An unretained field is a ‘weak reference’. At least in a first approach, the use of weak references is encouraged in a number of situations:
- Backward references from a child to a parent
- Listener sets. See a straightforward application here.
- Same type objects cross-referencing each other.
- Any situation where you feel unsure whether to claim ownership (retain) or not.
Maybe for historical reasons there are two approaches to enforcing reference counting in objective C:
- The non intrusive approach revolves around tagging using properties and indirect access using self.x = . Although this approach looks theoretically better and safer there are practical details of how it is done in Objective C which I often find off-putting. For one I like to not declare properties until I want to expose public state, and I’m not used to class extensions, thus find myself unwilling to add class extensions to my .m files.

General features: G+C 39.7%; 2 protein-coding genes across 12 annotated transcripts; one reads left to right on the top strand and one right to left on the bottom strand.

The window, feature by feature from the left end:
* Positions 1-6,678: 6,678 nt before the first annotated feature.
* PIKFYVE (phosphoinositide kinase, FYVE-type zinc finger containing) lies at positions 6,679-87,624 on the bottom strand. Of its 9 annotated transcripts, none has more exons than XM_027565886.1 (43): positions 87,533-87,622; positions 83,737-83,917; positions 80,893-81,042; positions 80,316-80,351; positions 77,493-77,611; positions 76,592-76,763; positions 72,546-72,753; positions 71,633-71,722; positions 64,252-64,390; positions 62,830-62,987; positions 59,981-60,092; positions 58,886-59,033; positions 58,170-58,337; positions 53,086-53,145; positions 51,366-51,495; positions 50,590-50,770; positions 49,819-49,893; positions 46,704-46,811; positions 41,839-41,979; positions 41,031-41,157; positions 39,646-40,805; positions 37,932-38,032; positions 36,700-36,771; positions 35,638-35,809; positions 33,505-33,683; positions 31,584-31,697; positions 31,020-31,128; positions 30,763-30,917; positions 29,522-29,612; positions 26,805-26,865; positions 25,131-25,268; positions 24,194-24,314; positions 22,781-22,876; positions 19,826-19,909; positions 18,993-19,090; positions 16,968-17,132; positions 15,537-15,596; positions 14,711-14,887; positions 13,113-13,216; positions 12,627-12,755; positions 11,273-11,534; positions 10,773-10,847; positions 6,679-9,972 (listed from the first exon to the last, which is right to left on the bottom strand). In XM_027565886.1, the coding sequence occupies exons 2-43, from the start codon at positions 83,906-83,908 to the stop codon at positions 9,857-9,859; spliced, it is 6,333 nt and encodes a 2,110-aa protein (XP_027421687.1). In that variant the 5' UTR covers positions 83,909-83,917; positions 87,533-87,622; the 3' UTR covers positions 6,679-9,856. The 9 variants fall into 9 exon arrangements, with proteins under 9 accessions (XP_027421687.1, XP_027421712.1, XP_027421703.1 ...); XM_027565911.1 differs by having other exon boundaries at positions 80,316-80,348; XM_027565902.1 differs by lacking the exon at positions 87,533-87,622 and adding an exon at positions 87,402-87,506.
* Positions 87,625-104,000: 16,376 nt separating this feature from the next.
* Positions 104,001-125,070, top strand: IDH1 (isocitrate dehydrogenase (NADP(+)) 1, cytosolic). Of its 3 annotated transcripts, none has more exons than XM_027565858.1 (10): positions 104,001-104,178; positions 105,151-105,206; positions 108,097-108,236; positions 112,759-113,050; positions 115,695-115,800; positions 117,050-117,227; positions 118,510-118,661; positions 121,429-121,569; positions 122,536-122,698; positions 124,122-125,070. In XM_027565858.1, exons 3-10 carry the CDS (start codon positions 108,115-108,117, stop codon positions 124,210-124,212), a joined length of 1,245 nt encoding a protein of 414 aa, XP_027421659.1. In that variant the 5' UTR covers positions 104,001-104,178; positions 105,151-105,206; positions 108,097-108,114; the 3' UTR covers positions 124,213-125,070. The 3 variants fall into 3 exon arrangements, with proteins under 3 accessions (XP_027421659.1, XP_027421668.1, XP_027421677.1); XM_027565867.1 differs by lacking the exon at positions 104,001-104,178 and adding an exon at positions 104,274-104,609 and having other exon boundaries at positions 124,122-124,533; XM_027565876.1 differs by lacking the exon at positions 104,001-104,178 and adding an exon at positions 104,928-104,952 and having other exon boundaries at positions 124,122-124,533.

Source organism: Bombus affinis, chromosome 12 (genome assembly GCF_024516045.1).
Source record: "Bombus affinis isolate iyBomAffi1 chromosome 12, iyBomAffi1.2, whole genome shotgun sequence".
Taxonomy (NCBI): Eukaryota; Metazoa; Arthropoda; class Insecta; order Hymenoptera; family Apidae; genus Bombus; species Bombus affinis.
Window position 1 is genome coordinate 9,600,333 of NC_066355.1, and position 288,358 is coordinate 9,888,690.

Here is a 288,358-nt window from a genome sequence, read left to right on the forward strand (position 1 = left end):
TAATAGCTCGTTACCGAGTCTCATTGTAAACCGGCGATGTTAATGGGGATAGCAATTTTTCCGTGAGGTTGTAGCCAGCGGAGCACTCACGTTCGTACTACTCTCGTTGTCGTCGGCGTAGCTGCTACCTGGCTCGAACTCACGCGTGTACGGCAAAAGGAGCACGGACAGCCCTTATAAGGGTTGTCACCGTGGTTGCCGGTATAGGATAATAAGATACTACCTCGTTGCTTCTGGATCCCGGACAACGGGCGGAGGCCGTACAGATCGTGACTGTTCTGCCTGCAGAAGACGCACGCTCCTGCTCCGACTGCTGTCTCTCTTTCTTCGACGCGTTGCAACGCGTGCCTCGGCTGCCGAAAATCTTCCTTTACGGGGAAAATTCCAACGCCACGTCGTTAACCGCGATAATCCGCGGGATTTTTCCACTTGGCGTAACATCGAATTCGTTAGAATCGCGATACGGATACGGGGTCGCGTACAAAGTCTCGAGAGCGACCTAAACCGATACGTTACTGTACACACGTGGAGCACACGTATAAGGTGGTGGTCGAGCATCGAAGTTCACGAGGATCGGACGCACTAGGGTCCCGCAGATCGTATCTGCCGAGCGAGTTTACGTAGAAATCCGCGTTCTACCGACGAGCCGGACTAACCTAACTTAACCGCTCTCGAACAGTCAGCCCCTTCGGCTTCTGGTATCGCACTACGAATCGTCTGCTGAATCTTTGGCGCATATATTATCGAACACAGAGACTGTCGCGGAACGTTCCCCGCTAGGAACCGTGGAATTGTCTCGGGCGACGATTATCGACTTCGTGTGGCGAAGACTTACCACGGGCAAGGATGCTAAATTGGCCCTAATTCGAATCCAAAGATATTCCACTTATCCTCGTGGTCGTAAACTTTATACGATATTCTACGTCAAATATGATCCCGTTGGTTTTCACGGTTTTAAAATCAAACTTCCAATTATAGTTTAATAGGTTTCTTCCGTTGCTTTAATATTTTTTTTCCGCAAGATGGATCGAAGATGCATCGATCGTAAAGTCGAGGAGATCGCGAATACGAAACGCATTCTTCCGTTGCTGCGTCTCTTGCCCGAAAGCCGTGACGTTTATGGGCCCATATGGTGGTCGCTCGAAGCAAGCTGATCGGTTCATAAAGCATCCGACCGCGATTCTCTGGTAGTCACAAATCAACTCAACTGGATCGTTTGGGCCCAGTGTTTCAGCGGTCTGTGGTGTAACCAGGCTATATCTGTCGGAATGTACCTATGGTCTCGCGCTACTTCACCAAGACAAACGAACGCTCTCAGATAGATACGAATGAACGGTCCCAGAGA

- An older approach revolves around the [release] and [retain] statements. The advantage (easier reviewing/debugging) and inconvenience (intrusive approach leading to somewhat cluttered code) are the explicit way in which things are done. This leads to a weird situation because it makes it more likely that bugs are introduced while making the same bugs easier to fix.
Note about [autorelease]
[autorelease] is very convenient and helps avoid errors in many situations. Sadly enough when an error does occur and [autorelease] is the lucky guy that causes a target to deallocate, we get very little debugging information because [autorelease] doesn’t take effect until we exit the frame.
So I try to limit its usage to where it’s unavoidable.
What is covered elsewhere (or should be)
- Cocoa collections (NSArray, NSSet, NSDictionary) retain all their elements. This can be a hindrance in some cases, but you can configure the underlying, toll-free bridged counterparts, as demonstrated here.
- There are various approaches to notifying stakeholders when an object gets deallocated. I will try to write a quick article about an approach I find useful when implementing observer schemes.